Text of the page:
FieldKit, an open-source, modular sensor system for conducting research in harsh environments has just been named the Grand Prize winner of the 2019 Hackaday Prize. The award for claiming the top place and title of “Best Product” in this nine-month global engineering initiative is $125,000. Five other top winners and five honorable mentions were also named during this evening’s Hackaday Prize Ceremony, held during the Hackaday Superconference in Pasadena, California.
This year’s Hackaday Prize focused on product development. From one good idea and a working prototype, entrants were encouraged to iterate on their UX, industrial design, ergonomics, software, and mechanical plans as they worked toward a product that is both manufacturable and meets the needs of the user it has been designed for. Out of twenty finalists, the top eleven are covered below. Over $200,000 in cash prizes have been distributed as part of this year’s initiative where thousands of hardware hackers, makers, and artists compete to build a better future.
FieldKit is the Grand Prize winner of the 2019 Hackaday Prize. This versatile, ruggedized sensor suite is designed for research projects in difficult environments. By striking a balance between custom-designed sensors and off-the-shelf systems, FieldKit addresses issues of cost and availability by embracing a modular concept — both hardware and software — and making the designs open source. Named “Best Product”, FieldKit receives a $125,000 award for taking the top spot in this year’s Prize.
Conducting scientific research shouldn’t require that you also have a background in electrical and computer engineering. FieldKit has done extensive UX/UI testing so that the hardware is simple to set up using modules for your sensor and communication needs, along with a website, app, and export options that make collecting and utilizing the data an intuitive and frustration-free experience. As an open source project, researchers who design their own custom hardware modules are invited to also share those designs for the benefits of others.
This prosthetic arm has a mind of its own, capable of assisting the user beyond rudimentary motion. By embedding a camera in the palm of the prosthesis, Computer Vision is used to identify objects and choose from the stored grip methods. When trying to grip a beverage can, the CV system will identify it and adjust the wrist angle to keep it aligned as the angle of the arm changes during the reaching movements. The hardware design is modular and other inputs include Electromyography and BCI. Recognized for Best Concept, this project is awarded a cash prize of $10,000.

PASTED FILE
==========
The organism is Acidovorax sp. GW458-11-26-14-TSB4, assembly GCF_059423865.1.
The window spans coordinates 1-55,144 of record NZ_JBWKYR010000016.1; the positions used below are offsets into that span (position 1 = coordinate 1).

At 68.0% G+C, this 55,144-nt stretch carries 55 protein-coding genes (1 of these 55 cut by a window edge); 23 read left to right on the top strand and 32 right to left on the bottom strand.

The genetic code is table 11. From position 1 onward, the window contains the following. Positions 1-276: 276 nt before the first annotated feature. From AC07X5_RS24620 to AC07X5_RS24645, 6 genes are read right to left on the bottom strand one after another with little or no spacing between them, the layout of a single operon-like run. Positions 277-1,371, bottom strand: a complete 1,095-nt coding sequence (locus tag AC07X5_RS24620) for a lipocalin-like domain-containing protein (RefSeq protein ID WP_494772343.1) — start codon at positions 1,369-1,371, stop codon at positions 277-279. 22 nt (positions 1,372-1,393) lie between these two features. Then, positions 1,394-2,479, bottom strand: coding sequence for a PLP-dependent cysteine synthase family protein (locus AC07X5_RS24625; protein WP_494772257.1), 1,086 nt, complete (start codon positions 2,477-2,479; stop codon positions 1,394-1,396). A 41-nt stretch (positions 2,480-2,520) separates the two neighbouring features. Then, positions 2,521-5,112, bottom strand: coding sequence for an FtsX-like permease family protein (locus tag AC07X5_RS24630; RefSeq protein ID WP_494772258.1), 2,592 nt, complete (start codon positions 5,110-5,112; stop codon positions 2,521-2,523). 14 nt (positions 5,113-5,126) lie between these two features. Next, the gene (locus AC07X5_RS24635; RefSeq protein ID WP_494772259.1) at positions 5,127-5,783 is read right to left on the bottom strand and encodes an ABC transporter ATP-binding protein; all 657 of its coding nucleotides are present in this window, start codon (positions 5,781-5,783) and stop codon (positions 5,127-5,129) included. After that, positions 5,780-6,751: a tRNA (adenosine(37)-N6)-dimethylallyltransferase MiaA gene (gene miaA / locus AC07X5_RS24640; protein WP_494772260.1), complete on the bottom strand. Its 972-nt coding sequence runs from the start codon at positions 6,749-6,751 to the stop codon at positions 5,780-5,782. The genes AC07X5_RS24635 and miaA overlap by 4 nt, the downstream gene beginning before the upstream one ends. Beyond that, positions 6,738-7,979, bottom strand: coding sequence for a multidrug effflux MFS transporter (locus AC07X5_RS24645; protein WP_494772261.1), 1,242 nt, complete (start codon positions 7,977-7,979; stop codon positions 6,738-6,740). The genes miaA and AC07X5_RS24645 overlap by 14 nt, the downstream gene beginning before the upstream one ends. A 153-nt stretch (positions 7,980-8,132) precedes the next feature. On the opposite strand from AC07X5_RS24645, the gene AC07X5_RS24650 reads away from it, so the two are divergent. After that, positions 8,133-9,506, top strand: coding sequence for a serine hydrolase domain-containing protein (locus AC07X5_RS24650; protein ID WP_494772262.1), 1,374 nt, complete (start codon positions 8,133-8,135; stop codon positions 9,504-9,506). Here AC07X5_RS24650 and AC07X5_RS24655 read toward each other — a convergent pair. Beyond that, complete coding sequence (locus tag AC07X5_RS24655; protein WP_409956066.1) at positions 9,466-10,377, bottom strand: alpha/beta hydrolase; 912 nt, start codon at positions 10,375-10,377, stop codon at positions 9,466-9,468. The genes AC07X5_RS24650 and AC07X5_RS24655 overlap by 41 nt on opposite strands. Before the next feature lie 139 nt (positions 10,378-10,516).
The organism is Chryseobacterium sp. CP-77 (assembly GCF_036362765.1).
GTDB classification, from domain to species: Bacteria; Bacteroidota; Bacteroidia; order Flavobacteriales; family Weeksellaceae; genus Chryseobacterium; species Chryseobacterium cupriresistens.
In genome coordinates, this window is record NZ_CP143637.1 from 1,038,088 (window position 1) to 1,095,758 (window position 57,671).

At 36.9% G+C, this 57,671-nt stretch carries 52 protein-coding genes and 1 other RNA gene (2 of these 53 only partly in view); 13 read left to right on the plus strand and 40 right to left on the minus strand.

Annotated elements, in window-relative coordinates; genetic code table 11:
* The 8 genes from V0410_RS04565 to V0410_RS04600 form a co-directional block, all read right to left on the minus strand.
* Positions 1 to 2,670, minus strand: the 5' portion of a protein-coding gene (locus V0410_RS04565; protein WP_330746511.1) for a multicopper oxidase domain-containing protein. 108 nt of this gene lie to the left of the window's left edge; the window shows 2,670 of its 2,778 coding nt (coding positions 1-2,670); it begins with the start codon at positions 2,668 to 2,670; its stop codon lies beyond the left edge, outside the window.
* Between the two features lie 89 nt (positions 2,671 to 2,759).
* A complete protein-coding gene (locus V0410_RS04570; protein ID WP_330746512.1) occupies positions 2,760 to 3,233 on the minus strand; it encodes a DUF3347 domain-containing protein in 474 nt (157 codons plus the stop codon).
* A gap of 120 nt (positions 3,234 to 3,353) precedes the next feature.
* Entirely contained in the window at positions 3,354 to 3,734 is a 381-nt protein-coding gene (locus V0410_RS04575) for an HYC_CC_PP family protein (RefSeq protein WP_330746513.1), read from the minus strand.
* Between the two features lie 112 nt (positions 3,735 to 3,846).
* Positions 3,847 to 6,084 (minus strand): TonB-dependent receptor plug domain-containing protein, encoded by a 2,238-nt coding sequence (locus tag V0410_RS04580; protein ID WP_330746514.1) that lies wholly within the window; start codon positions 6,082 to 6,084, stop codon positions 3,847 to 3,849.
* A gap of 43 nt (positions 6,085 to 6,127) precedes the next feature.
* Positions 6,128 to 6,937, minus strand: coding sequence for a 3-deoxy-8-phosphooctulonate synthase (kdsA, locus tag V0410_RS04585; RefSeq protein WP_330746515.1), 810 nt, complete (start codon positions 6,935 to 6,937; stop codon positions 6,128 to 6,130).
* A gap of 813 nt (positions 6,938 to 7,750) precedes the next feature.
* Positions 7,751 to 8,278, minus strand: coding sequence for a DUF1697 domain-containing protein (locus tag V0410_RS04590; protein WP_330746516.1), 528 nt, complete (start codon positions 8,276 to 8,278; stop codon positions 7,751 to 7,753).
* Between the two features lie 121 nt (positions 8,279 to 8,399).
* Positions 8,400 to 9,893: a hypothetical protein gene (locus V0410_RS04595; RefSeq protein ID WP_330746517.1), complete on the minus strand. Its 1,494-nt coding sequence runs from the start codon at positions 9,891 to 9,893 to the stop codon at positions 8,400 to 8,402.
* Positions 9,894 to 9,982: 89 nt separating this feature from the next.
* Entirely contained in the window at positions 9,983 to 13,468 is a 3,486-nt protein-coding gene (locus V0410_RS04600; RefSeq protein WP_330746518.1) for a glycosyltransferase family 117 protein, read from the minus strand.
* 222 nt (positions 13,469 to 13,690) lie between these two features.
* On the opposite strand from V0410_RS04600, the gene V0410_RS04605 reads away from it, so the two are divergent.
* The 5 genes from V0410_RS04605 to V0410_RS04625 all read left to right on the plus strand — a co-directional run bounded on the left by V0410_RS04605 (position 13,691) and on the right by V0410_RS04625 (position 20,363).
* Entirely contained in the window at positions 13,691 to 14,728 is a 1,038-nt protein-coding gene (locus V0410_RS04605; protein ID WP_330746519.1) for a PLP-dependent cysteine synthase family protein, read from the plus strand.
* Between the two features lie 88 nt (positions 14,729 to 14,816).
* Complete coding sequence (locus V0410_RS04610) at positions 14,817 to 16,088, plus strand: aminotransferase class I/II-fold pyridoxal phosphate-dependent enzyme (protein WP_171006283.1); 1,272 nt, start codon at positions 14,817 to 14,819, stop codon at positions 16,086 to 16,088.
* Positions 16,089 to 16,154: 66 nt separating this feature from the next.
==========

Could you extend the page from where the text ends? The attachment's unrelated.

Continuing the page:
While some are still waiting for the age of the Linux desktop, this project moves past that and achieves an open design for a Linux-based tablet. Goals of the project focus on sidestepping the OS lock-in present in many consumer tablets, and delivering a hardware design that is both repairable and upgradable — traits currently absent in all consumer tablets. Recognized for Best Design, this project is awarded a cash prize of $10,000.
Jumping in to provide a non-proprietary option for high-power motor control, Axiom is capable of driving 100-kW-class 3-phase motors. Able to provide 300 A at 400 V, Axiom is a formidable open-source option for use in electric vehicles. The control of the hardware is assigned to an ice40 FPGA using an open source toolchain, making this truly one controller to rule them all. If the standard functionality doesn’t suit your needs, the flexibility of the FPGA can be plied to meet the specification you desire. Recognized for Best Production, this project is awarded a cash prize of $10,000.
For a visually impaired people the ability to read Braille can unlock better employment opportunities, higher incomes, and greater engagement in reading as a hobby. But learning Brille remains a tripping point throughout the world. Knobo is a USB Braille peripheral with a goal of increasing Braille literacy. Knobo uses the six bits of a Braille character to help practice learning the characterset to a point where they can then transition to a full Braille keyboard or other traditional Braille writer. Recognized for Best Benchmark, this project is awarded a cash prize of $10,000.
SmallKat is designed to get a platform for advanced robotics into the hands of people who will be developing the world’s next evolution of robots. This is a dynamic robotics platform that gathers feedback about its own motion and possesses the processing capabilities to correct for problems in real time. It’s the kind of thing that keeps a robot on its feet rather than in a pile on the floor and SmallKat lets students get their feet under them when it comes to building robots that can walk. Recognized for Best Communication, this project is awarded a cash prize of $10,000.
One project in each category of this year’s Hackaday Prize was also selected to receive an honorable mention. Each of these entries is awarded a $3,000 cash prize for their accomplishments.
- Best Concept: Unfolding Space
- Best Design: uECG – a very small wearable ECG
- Best Production: DrumKid: aleatoric drum machine
- Best Benchmark: Electronic Dice
- Best Communication: open hardware fast high resolution LASER
Congratulations to all who entered the 2019 Hackaday Prize. As the manufacturing sectors of the world have begun to open up to individuals and small teams, you are building a roadmap to get from the prototyping workbench to the production line. This lets more people level up and gives their good ideas the chance to make a wider impact. Together, we can grow the engineering community and help one another Build Something that Matters.